The Yoga of Food: Eating for Spring
Photo by PeaSoupEats
The transition from winter to spring can be quite dramatic, outside in nature, as well as inside our bodies. Our tender hearts easily fall in love with spring’s promise of birth, new beginnings, renewal, and growth—yet our bodies are tired and sluggish due to winter’s excess toxins and our minds depressed from winter’s cold days and long nights. Luckily yoga’s sister science, Ayurveda, offers plenty of helpful guidance for us to gracefully move into and harmonize with spring, including tips for how to eat and nourish our bodies for the season.
One of the core principles of Ayurveda is that the energy of the body mirrors the energy of the earth. Springtime creates an abundance of water—the earth is heavy with the moisture of melting snow and spring showers. Kapha, “that which flourishes in water,” is the Ayurvedic dosha (bio-elemental energy) that is dominant in the spring. When kapha becomes excessive in nature your body may feel heavy, swollen, cold, or overweight and your mind may feel sleepy, slow, dull or depressed. We can keep spring’s strong kapha influence in check by following some simple and intuitive Ayurvedic dietary advice.
Slowly transition between winter’s thick, heavy and dense foods towards lighter fare. Avoid rich sauces, cream-based dishes, and oily or fried foods. Shift away from heavy vegetables like avocado, olives, sweet potato, and winter squash to lighter options like berries, green veggies, cooked grains, and steamed or stir-fried vegetables. Minimize the use of high fat ingredients like nuts, dairy, and animal protein. Instead add more beans and legumes to your meals. Be mindful of overeating in springtime and especially avoid consuming excessive amounts of bread or pasta. Minimize snacking and try to eat only three meals per day.
Purify and renew
You don’t have to undergo an onerous “spring juice cleanse” to purify your body from the excesses of your winter diet. Instead slowly add more cleansing vegetables to your diet focusing on dark leafy greens (kale, collards, chard, arugula, spinach, etc.) and cruciferous vegetables (cabbage, broccoli, brussel sprouts, etc.). While eating these veggies raw will be more purifying, this is not advised in springtime as too much raw food in your diet can weaken digestion. Instead, lightly cook these veggies, use simple food combinations, and cook with the foods that are the easiest for you to digest. Adding a little lemon juice to your drinking water and steamed veggies will also support detoxification.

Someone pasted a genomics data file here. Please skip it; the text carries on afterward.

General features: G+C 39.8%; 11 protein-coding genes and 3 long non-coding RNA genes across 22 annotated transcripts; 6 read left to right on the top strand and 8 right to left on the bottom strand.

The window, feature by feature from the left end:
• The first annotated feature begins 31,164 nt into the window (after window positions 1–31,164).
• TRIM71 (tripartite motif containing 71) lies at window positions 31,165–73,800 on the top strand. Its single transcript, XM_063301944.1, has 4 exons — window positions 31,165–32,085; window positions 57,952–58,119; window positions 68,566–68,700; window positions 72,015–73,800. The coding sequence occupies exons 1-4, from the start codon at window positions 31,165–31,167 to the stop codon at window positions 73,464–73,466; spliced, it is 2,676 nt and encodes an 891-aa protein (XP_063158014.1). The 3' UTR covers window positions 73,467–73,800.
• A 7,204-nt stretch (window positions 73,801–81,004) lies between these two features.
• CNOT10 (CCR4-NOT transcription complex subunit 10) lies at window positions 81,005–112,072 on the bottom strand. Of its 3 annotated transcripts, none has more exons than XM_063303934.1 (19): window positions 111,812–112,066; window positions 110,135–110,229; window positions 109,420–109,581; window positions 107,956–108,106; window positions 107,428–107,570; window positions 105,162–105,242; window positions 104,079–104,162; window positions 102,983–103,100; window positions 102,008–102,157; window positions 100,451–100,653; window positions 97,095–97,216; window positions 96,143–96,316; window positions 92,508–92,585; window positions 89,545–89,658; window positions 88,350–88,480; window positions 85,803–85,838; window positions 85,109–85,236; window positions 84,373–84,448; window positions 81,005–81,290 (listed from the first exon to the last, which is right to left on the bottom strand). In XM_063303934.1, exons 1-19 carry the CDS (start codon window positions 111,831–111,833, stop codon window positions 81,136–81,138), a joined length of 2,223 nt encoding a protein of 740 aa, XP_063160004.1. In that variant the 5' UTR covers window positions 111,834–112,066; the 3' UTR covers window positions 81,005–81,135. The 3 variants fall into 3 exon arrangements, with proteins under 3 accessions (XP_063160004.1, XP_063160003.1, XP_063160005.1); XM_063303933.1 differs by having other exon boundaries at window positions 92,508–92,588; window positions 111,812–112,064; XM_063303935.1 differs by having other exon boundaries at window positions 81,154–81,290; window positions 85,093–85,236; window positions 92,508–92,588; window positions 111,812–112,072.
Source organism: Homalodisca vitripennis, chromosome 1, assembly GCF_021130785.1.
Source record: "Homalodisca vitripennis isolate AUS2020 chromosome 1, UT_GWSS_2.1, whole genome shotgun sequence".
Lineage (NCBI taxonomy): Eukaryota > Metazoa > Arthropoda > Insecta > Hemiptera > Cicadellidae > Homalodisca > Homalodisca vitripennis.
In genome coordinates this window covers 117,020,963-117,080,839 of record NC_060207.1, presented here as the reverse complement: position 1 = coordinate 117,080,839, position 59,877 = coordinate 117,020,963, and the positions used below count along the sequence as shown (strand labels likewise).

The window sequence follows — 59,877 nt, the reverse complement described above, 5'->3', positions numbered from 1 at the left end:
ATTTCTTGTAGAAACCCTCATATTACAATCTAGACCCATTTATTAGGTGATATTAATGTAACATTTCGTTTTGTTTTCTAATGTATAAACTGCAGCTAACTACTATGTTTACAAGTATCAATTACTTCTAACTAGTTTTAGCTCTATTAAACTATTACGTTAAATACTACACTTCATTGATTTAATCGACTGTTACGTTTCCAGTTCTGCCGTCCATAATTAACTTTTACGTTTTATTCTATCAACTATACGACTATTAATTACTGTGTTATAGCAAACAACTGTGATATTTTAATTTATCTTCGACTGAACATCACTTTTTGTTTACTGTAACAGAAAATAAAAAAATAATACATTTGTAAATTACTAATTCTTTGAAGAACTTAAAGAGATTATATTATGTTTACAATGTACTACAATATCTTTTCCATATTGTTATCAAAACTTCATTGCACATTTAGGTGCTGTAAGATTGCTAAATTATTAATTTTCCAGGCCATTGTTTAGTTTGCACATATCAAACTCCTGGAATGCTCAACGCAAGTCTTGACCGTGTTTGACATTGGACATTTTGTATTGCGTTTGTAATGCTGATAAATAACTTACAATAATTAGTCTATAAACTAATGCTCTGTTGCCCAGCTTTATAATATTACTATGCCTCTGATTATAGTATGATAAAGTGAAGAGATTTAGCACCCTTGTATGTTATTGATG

Be mindful of your water content in this kapha dominant season—not only of what you drink but also the moisture content of your meals. Minimize consuming high water content veggies like cucumber, zucchini, celery, and tomato and watery fruits like grapefruit, peaches, oranges, and melons. Consuming too much sugar and sweets will also create excessive dampness. Include some diuretic foods like oats, parsley, carrots, asparagus, and seaweed to further reduce excess dampness.
Avoid cold and hot, seek warmth
Since spring is a transition between the cold of winter and the heat of summer, transition away from hot and excessively warming foods towards a more warm-neutral temperature diet. Consume more warm-neutral veggies such as carrots, potatoes, mushrooms, turnips, beets, and asparagus. Slowly taper off cooking with warm spices such as onions, garlic, leeks, ginger, black pepper, turmeric, cumin, cinnamon, clove, cardamom, and nutmeg. Cold, refrigerated or frozen foods or drinks should be avoided.
All of the above is general advice and should only be considered as a starting point for changing your diet for the spring season. Experiment and make adjustments based on your individual constitution, local seasonal foods, and the specific weather conditions where you live. Most importantly, pay attention to how the weather and the food you eat affects your prana, digestion, and overall sense of health and well-being.